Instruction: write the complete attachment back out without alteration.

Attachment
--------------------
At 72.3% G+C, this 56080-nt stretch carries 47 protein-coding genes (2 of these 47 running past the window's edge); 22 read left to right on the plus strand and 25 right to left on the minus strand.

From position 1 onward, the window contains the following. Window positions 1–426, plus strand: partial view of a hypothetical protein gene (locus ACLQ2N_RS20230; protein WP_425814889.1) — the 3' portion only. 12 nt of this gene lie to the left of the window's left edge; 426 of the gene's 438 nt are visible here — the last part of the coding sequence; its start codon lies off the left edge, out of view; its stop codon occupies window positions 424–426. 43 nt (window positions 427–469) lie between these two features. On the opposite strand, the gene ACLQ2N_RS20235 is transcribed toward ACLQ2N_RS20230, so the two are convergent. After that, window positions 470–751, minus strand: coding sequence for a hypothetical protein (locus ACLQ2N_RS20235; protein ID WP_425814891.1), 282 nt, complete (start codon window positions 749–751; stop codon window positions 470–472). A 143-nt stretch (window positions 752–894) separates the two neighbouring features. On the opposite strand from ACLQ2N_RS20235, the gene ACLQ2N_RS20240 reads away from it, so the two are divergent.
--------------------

At 72.3% G+C, this 56080-nt stretch carries 47 protein-coding genes (2 of these 47 running past the window's edge); 22 read left to right on the plus strand and 25 right to left on the minus strand.

From position 1 onward, the window contains the following. Window positions 1–426, plus strand: partial view of a hypothetical protein gene (locus ACLQ2N_RS20230; protein WP_425814889.1) — the 3' portion only. 12 nt of this gene lie to the left of the window's left edge; 426 of the gene's 438 nt are visible here — the last part of the coding sequence; its start codon lies off the left edge, out of view; its stop codon occupies window positions 424–426. 43 nt (window positions 427–469) lie between these two features. On the opposite strand, the gene ACLQ2N_RS20235 is transcribed toward ACLQ2N_RS20230, so the two are convergent. After that, window positions 470–751, minus strand: coding sequence for a hypothetical protein (locus ACLQ2N_RS20235; protein ID WP_425814891.1), 282 nt, complete (start codon window positions 749–751; stop codon window positions 470–472). A 143-nt stretch (window positions 752–894) separates the two neighbouring features. On the opposite strand from ACLQ2N_RS20235, the gene ACLQ2N_RS20240 reads away from it, so the two are divergent.